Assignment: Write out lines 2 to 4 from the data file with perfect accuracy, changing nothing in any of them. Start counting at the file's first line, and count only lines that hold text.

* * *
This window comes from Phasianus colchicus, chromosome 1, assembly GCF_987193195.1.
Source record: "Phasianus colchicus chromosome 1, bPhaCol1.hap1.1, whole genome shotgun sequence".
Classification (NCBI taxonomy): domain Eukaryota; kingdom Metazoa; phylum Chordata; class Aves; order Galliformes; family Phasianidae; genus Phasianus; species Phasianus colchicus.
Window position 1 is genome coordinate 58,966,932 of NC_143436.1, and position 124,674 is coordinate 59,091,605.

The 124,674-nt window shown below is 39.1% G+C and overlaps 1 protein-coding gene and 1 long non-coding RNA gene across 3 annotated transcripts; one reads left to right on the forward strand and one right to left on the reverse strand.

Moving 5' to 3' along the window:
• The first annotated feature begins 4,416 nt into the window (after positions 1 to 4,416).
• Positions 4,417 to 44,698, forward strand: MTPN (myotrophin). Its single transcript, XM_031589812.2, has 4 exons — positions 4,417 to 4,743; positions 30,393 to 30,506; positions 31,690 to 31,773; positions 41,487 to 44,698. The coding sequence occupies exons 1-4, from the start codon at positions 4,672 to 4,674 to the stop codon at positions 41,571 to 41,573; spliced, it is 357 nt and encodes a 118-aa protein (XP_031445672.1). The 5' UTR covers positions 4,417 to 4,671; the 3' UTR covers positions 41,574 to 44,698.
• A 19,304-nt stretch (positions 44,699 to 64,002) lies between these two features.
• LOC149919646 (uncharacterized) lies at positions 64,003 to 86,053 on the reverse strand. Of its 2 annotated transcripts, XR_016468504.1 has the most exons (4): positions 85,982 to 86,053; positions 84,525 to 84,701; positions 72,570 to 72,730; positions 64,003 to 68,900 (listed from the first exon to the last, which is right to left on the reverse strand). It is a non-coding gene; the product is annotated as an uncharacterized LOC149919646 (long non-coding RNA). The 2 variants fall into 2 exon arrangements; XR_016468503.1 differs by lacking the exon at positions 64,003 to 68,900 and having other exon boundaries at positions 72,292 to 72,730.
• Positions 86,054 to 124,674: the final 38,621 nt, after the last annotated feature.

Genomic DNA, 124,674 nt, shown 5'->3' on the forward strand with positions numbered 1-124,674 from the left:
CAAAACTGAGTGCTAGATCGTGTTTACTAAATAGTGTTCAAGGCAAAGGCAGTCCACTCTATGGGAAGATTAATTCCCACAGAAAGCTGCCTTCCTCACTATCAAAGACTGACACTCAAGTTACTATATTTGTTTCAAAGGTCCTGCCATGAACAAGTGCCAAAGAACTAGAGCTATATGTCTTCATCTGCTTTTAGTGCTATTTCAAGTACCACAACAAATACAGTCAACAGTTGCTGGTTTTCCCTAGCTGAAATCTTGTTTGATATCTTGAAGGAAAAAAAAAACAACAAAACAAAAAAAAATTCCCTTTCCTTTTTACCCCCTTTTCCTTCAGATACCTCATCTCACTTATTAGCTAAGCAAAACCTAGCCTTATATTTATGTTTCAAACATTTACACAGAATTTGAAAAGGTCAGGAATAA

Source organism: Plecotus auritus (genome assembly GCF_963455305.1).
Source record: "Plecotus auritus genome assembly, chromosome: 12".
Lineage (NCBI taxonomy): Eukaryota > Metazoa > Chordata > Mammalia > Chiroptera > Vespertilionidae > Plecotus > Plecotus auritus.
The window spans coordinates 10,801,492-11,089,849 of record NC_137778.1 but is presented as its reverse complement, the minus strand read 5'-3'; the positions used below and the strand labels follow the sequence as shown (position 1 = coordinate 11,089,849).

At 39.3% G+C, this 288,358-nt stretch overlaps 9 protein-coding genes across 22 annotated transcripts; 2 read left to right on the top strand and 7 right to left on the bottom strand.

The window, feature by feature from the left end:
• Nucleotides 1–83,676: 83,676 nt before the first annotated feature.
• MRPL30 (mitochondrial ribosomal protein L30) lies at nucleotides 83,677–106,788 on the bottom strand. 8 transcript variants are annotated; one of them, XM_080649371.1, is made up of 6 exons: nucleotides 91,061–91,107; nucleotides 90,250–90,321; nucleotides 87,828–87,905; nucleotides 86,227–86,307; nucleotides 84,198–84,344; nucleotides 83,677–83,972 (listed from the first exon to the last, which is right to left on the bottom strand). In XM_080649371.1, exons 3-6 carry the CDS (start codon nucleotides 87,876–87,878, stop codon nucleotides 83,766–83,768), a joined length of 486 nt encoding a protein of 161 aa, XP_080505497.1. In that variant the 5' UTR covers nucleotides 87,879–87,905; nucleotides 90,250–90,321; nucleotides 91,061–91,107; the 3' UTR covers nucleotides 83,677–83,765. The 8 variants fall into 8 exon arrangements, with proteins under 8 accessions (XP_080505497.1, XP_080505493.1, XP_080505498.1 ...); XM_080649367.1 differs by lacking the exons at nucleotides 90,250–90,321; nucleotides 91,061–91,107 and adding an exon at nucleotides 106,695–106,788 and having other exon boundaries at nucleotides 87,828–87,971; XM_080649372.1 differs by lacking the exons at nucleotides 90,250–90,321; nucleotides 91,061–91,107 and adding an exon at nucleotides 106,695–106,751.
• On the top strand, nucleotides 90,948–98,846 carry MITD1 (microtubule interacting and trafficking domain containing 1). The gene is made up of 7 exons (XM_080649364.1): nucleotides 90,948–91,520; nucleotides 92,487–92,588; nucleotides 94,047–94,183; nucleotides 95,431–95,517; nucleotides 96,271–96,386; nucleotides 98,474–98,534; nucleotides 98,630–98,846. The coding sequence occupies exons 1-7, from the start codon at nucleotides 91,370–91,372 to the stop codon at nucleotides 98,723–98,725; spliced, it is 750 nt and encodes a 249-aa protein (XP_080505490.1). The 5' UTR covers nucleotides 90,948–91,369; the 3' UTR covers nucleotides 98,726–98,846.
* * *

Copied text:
Source record: "Phasianus colchicus chromosome 1, bPhaCol1.hap1.1, whole genome shotgun sequence".
Classification (NCBI taxonomy): domain Eukaryota; kingdom Metazoa; phylum Chordata; class Aves; order Galliformes; family Phasianidae; genus Phasianus; species Phasianus colchicus.
Window position 1 is genome coordinate 58,966,932 of NC_143436.1, and position 124,674 is coordinate 59,091,605.